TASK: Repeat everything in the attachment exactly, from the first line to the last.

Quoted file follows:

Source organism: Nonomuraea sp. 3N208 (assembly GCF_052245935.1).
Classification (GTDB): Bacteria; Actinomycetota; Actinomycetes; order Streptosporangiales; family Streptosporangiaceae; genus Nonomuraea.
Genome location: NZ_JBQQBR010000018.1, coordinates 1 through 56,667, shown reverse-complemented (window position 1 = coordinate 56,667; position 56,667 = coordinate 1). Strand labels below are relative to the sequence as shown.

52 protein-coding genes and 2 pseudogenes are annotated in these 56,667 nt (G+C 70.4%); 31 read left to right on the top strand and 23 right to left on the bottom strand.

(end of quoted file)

Source organism: Nonomuraea sp. 3N208 (assembly GCF_052245935.1).
Classification (GTDB): Bacteria; Actinomycetota; Actinomycetes; order Streptosporangiales; family Streptosporangiaceae; genus Nonomuraea.
Genome location: NZ_JBQQBR010000018.1, coordinates 1 through 56,667, shown reverse-complemented (window position 1 = coordinate 56,667; position 56,667 = coordinate 1). Strand labels below are relative to the sequence as shown.

52 protein-coding genes and 2 pseudogenes are annotated in these 56,667 nt (G+C 70.4%); 31 read left to right on the top strand and 23 right to left on the bottom strand.